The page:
The controversial bill seeking to regulate Non-Governmental Organisations (NGOs) in Nigeria suffered a setback Wednesday as it received no support from any of the stakeholders who appeared before lawmakers at the scheduled public hearing.
The public hearing on the bill was held at by the House of Representatives at the National Assembly complex in Abuja.
At the hearing, attendees, including Catholic cleric, Matthew Kukah, and a former lawmaker, Abdul Oroh, passionately opposed the bill.
Speaking against the bill, Kukah stressed that without civil societies, democracy would be in danger.
“I stand with civil societies very firmly.
“The greatest benefit for us in a democracy is freedom”, he said.
He argued that Nigeria already had enough laws to cover almost every aspect of the lives of citizens.
“We have other institutions that are literally malfunctioning and unable to deliver services”, Kukah added.
He hoped that the National Assembly would take the arguments of the various CSOs presented at the public hearing into consideration in deciding how to proceed on the matter.
Also speaking at the public hearing, the Executive Director of Policy and Legal Advocacy Centre, Clement Nwankwo, said no single person supports the bill.
“A resounding NO to NGO regulation,” he said.
Mike Egboh, who spoke on behalf of health reform sector coalition, said passing the NGO bill would amount to sentencing the women and children of Nigeria to death.
“Creating the NGO Regulatory Commission means killing Nigerian women and children because when there was an outbreak of meningitis in Kano, the government was helpless; but my organisation flew in vaccines within 24 hours.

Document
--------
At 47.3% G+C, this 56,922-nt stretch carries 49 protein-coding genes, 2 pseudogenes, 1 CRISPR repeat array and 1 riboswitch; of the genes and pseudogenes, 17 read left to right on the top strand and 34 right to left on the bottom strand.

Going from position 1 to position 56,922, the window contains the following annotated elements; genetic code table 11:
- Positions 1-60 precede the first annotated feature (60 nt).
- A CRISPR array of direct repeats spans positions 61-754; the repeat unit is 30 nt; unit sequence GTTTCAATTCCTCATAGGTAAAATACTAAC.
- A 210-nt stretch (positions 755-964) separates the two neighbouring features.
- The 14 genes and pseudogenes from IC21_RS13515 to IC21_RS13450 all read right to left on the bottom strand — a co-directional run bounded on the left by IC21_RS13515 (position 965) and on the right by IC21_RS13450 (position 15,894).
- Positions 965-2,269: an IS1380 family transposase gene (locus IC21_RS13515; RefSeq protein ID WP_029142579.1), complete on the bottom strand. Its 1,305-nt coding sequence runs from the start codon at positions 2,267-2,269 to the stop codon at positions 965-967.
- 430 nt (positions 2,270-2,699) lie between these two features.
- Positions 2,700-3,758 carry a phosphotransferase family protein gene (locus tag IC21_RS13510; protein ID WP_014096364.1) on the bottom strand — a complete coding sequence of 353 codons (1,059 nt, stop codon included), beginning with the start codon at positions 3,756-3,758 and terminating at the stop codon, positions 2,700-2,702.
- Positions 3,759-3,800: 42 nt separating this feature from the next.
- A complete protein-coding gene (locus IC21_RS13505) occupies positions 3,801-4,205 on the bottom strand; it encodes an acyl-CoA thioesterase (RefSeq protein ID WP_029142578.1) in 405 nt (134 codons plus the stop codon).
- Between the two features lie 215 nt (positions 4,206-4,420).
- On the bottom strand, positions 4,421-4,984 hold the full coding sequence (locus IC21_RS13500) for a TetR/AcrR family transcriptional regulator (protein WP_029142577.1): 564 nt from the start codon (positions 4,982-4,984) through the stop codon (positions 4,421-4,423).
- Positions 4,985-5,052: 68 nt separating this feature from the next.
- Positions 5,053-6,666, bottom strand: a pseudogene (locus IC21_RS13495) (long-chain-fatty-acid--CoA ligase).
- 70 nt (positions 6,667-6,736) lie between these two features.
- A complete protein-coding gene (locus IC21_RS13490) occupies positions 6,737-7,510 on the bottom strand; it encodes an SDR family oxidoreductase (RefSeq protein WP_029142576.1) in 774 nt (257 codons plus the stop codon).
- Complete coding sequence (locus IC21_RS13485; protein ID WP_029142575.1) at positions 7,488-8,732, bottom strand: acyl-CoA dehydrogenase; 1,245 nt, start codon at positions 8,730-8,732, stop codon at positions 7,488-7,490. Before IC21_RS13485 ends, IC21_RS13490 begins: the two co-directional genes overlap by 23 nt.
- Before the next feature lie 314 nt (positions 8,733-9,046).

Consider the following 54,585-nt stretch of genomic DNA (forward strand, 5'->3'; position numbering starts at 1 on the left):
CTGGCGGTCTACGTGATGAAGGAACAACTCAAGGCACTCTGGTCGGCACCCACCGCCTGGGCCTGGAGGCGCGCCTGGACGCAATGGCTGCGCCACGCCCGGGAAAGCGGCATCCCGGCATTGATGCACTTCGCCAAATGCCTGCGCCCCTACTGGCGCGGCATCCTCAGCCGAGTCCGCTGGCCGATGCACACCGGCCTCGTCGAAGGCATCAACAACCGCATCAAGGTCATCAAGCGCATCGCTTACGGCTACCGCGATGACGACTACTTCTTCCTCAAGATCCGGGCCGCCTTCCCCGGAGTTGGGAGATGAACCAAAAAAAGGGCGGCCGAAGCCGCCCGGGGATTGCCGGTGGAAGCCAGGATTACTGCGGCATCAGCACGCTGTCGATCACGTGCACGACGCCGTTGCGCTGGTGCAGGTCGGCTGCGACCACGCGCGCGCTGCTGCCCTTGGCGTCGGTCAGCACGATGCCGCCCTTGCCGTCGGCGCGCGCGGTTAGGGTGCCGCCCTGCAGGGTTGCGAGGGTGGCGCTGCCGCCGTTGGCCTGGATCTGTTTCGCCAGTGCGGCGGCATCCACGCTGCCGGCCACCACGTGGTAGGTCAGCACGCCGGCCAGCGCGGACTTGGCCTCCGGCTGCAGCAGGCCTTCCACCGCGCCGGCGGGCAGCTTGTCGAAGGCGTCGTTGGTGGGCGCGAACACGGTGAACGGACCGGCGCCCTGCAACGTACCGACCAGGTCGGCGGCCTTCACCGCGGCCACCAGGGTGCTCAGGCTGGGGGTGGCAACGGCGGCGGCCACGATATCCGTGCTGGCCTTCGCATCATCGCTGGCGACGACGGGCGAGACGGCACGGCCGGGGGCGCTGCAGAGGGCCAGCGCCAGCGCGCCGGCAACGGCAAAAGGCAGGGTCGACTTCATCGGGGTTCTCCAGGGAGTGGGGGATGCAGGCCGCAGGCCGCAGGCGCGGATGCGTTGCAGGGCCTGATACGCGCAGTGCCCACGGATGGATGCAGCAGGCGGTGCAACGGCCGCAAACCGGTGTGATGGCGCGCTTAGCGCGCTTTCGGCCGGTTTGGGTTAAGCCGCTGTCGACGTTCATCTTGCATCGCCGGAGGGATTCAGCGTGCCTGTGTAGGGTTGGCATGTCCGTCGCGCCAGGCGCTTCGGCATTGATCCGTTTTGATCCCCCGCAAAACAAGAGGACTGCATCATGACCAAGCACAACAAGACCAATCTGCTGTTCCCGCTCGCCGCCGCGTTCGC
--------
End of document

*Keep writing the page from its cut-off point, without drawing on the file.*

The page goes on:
“If there was an NGO agency, we wouldn’t have been able to do that,” he added.
A former member of the House of Representatives, Abdul Oroh, who was deputy chairman of house committee on human rights, said civil society organisations were collectively a force for good.
He added that the House of Representatives should rather work towards strengthening democracy.
“You cannot be accountable to government if you are not a government organisation,” he said.
While the hearing was going on, protesters marched to the National Assembly asking that the bill be thrown out.
The bill recently passed second reading at the House of Representatives and was subsequently referred to the Committee on Civil Society Organisations and Development Partners.
The committee is expected to present its report to the House for clause by clause consideration after the public hearing.
In his submission after the public hearing, the chairman of the committee, Peter Akpatason, assured that he will present the recommendations of the committee to the House without bias.
He had earlier asked if there was anyone at the hearing who was in support of the bill and got zero response in the affirmative.
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